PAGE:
Two English cartographers visit the small South Wales village of Ffynnon Garw, to measure what is claimed to be the "first mountain inside of Wales". It's 1917, and the war in Europe continues. The villagers are very proud of their "mountain", and are understandably disappointed and furious to find that it is in fact a "hill". Not to be outwitted by a rule (and the Englishmen who enforce it), the villagers set out to make their hill into a mountain, but to do so they must keep the English from leaving, before the job is done. Written by
Despite the implication in the film, and the real-life local legend, the story is fiction. Historians have determined that the mound at the summit of Garth Mountain (the inspiration for the movie) is a Bronze Age burial mound. In 1999, local officials and the History Society placed a sign on the mountain, telling the many climbers who've been coming there because of the movie's popularity of the site's real significance - and warning that they face two years in prison if they disturb the burial mound. See more »
When walking down the mountain, after the final measurement, Anson does not have the quadrant that he must have used to measure the mountain. See more »
For some odd reason, lost in the mists of time, there's an extraordinary shortage of last names in Wales. Almost everyone seems to be a Williams, a Jones, or an Evans. To avoid widespread confusion, Welsh people often add an occupation to a name. For example, there was Williams the Petroleum, and Williams the Death. There was Jones the Bottle, and Jones the Prize Cabbage... which described his hobby and his personality. Evans the Bacon, and Evans the End of the World. But one man's...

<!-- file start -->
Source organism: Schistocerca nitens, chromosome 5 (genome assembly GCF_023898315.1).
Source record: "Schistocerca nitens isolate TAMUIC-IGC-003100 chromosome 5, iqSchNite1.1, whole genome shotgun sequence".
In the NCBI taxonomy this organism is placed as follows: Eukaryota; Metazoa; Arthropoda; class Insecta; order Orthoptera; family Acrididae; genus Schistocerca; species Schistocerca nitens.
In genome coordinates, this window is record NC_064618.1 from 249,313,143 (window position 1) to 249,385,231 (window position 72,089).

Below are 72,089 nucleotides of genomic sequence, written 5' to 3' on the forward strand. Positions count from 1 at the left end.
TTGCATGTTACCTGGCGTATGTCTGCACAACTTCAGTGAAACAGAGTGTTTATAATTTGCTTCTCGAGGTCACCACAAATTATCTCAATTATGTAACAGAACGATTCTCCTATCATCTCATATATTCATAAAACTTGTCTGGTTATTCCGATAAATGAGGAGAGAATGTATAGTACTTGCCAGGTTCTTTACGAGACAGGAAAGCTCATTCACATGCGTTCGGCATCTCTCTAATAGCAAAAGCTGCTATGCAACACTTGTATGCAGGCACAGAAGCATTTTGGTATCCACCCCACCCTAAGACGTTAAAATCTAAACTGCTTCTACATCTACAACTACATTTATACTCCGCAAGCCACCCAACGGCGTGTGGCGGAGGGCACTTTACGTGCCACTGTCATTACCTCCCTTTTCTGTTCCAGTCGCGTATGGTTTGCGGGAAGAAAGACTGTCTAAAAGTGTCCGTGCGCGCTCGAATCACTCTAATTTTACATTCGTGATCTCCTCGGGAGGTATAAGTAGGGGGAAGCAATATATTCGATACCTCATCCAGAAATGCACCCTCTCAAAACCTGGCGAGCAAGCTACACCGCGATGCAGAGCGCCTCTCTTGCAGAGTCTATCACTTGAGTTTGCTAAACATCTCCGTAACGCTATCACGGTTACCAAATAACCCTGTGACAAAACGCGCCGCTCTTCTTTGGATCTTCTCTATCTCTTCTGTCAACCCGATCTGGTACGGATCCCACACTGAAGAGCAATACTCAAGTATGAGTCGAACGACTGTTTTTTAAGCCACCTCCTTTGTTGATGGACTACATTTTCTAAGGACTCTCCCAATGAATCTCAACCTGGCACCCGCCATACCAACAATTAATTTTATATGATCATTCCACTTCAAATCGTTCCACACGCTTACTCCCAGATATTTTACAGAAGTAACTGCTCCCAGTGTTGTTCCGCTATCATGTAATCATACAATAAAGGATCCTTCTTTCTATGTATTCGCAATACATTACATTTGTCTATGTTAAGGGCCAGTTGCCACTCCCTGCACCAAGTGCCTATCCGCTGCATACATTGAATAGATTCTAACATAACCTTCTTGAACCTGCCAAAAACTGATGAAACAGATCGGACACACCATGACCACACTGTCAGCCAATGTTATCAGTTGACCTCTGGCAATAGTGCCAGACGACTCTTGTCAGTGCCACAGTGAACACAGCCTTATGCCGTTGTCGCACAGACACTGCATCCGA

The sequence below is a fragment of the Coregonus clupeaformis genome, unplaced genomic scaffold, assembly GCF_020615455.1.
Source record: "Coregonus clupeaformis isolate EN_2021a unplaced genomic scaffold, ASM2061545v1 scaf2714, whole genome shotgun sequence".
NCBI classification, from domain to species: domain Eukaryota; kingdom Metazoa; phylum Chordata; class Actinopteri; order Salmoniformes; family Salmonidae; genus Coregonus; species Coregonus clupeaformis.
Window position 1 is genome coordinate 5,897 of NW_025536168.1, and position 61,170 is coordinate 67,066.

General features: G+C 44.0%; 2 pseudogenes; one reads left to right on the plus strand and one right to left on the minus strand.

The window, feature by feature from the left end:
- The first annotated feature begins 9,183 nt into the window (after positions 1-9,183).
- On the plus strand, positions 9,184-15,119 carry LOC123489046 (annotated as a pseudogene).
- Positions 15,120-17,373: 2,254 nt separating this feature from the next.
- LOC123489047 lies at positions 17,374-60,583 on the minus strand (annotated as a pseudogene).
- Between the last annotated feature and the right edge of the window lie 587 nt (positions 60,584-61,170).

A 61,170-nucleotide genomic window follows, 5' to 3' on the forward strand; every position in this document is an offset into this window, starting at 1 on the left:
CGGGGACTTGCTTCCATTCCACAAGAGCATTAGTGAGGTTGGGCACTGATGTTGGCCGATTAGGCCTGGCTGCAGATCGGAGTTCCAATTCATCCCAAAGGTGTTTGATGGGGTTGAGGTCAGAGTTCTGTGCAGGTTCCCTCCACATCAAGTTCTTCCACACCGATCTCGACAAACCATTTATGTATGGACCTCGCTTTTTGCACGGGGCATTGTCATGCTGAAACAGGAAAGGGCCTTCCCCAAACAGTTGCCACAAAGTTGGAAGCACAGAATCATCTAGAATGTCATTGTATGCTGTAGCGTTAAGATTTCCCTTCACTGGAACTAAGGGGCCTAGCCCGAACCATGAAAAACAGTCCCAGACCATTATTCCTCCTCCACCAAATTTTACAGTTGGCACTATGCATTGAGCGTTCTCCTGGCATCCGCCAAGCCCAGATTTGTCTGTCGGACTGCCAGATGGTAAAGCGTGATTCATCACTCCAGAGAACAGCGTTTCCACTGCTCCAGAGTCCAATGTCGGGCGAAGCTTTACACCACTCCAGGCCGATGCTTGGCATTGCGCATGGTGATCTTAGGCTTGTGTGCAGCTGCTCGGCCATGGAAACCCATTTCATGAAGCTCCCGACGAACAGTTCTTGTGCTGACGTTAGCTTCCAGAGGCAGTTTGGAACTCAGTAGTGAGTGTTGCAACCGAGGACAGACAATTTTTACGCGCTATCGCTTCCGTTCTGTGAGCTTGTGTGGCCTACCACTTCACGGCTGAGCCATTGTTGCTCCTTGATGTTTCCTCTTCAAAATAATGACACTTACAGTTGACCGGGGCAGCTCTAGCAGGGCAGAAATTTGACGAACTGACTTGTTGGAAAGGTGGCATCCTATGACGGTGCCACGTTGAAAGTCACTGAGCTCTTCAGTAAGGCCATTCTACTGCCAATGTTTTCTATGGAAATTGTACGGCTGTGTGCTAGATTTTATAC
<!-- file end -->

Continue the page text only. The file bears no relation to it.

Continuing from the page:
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Thomas Twp........Tudor Vaughan Thomas Twp Too....Hugh Vaughan (or the other way round) See more »
Those two adjectives say it all. Hugh Grant is at his best as a shy WWI era officer whose task it is to measure the mountains of Wales. He plays very well against Colm Meaney, a rogue and scoundrel who finds his better nature despite himself.
This film was crippled before an American audience because of its slow pace and long title. The humor is subdued, and often buried under accents that many moviegoers must have been unfamiliar with. But I believe this film only improves with repeated viewings. The actors do a uniformly good job, and play their characters with great heart.
The soundtrack stands out as one of the best as well. It adds to the mystery and beauty of the region and adds a unique feel to the film.
Children may find it too slow and dull, but anyone with an appreciation for a good, heartwarming story will enjoy it. I recommend it in particular to those with a love for the British Isles in general, or Wales in particular.
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